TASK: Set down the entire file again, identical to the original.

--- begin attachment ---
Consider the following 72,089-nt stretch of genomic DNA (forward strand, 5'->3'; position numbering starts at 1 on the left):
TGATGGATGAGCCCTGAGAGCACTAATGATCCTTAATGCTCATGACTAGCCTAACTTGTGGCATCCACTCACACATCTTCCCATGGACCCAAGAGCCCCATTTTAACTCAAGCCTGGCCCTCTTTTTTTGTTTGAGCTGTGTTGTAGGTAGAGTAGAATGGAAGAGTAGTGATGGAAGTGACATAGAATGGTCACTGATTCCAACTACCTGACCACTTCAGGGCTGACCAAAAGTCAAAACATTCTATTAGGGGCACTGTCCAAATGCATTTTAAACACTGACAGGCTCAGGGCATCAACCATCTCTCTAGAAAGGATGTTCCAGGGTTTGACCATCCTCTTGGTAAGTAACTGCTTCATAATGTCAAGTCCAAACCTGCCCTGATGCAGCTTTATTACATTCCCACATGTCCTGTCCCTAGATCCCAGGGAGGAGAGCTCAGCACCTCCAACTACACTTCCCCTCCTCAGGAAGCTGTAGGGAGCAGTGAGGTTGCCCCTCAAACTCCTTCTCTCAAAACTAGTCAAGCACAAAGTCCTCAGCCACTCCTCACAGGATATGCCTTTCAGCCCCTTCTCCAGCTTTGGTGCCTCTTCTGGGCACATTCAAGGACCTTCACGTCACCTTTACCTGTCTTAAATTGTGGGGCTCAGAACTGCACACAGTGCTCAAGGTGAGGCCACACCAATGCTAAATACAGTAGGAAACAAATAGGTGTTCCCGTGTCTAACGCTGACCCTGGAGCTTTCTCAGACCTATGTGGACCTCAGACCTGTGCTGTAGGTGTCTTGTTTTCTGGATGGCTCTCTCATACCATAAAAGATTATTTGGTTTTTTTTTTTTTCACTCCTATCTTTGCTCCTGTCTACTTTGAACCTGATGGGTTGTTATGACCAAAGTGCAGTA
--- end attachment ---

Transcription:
Consider the following 72,089-nt stretch of genomic DNA (forward strand, 5'->3'; position numbering starts at 1 on the left):
TGATGGATGAGCCCTGAGAGCACTAATGATCCTTAATGCTCATGACTAGCCTAACTTGTGGCATCCACTCACACATCTTCCCATGGACCCAAGAGCCCCATTTTAACTCAAGCCTGGCCCTCTTTTTTTGTTTGAGCTGTGTTGTAGGTAGAGTAGAATGGAAGAGTAGTGATGGAAGTGACATAGAATGGTCACTGATTCCAACTACCTGACCACTTCAGGGCTGACCAAAAGTCAAAACATTCTATTAGGGGCACTGTCCAAATGCATTTTAAACACTGACAGGCTCAGGGCATCAACCATCTCTCTAGAAAGGATGTTCCAGGGTTTGACCATCCTCTTGGTAAGTAACTGCTTCATAATGTCAAGTCCAAACCTGCCCTGATGCAGCTTTATTACATTCCCACATGTCCTGTCCCTAGATCCCAGGGAGGAGAGCTCAGCACCTCCAACTACACTTCCCCTCCTCAGGAAGCTGTAGGGAGCAGTGAGGTTGCCCCTCAAACTCCTTCTCTCAAAACTAGTCAAGCACAAAGTCCTCAGCCACTCCTCACAGGATATGCCTTTCAGCCCCTTCTCCAGCTTTGGTGCCTCTTCTGGGCACATTCAAGGACCTTCACGTCACCTTTACCTGTCTTAAATTGTGGGGCTCAGAACTGCACACAGTGCTCAAGGTGAGGCCACACCAATGCTAAATACAGTAGGAAACAAATAGGTGTTCCCGTGTCTAACGCTGACCCTGGAGCTTTCTCAGACCTATGTGGACCTCAGACCTGTGCTGTAGGTGTCTTGTTTTCTGGATGGCTCTCTCATACCATAAAAGATTATTTGGTTTTTTTTTTTTTCACTCCTATCTTTGCTCCTGTCTACTTTGAACCTGATGGGTTGTTATGACCAAAGTGCAGTA